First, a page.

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Statements and Speeches

Remarks of the Chief Electoral Officer before the Standing Committee on Procedure and House Affairs Foreign interference

November 22, 2022

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Thank you, Madam Chair.

Since my November 1st appearance, I have read news reports of foreign interference in the 2019 election. I am not in a position to speak to the accuracy of the contents of the recent news articles, but what I can say is this:

First, there were concerns prior to the 2019 election regarding the risks of foreign interference through various means.

This is why, as part of a range of actions in preparing for the 2019 election, national security agencies took part in a meeting of the Advisory Committee of Political Parties, under the auspices of Elections Canada, to raise awareness regarding possible attempts by foreign state actors to interfere in the election. As I indicated in my last appearance, protecting the security of elections is a team sport.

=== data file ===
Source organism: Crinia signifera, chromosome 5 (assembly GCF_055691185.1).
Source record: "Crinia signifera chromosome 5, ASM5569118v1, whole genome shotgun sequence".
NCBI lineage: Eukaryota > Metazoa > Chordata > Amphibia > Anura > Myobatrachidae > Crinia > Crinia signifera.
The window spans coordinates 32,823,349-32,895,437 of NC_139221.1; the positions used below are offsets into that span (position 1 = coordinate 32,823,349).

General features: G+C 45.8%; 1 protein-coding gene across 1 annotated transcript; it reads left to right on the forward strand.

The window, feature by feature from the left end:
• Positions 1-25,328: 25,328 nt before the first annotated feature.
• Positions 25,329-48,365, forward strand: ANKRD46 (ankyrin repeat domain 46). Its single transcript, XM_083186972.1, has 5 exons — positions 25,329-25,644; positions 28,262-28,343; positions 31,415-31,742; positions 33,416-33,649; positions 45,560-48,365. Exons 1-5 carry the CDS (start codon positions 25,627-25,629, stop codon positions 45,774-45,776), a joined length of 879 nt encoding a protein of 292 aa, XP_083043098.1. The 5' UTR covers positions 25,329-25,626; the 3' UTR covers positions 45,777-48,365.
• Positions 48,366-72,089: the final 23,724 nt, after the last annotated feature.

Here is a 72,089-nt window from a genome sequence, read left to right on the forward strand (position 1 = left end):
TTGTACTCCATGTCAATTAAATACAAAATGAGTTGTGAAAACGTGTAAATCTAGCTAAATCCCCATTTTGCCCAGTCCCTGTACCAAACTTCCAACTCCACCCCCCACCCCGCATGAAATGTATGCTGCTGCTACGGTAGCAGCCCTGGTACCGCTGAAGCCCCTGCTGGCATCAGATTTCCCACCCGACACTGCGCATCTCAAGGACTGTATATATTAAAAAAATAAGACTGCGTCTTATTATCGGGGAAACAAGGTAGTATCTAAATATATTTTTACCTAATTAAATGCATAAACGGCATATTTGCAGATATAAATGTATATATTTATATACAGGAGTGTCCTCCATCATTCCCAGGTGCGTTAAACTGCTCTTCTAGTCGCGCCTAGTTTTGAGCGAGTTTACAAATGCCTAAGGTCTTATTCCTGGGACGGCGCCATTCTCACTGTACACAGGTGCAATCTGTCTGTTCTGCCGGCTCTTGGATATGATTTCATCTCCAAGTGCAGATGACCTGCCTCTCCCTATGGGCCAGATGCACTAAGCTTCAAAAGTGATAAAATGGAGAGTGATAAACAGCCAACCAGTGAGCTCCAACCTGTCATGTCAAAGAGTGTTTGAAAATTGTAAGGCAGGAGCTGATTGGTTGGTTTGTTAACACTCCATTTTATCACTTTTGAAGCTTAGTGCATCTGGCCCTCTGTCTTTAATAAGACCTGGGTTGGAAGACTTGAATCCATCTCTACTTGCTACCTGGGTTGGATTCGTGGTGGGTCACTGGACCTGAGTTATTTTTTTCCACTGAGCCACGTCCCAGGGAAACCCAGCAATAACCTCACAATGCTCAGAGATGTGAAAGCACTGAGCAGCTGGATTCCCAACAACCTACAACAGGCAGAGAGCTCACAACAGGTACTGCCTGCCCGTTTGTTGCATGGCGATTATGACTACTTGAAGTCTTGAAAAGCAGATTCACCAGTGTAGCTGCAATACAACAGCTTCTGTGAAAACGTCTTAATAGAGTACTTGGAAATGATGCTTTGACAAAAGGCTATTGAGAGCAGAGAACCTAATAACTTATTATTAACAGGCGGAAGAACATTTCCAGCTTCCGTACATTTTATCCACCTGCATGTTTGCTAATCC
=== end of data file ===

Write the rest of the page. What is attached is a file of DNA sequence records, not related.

Second, there are clear protocols in place between national security agencies, Elections Canada, the Commissioner of Canada Elections and other law enforcement agencies to allow for the sharing of information based on respective mandates. 

The Canada Elections Act very clearly prohibits foreign contributions to candidates. According to the protocols, if there is information that would assist the investigation of illegal contributions, it should flow to the Commissioner.

I will note, however, as I did previously, that threats involving foreign state actors go well beyond issues of compliance with legislative provisions, and involve state-to-state relationships.

Thank you for inviting me today. I welcome your questions.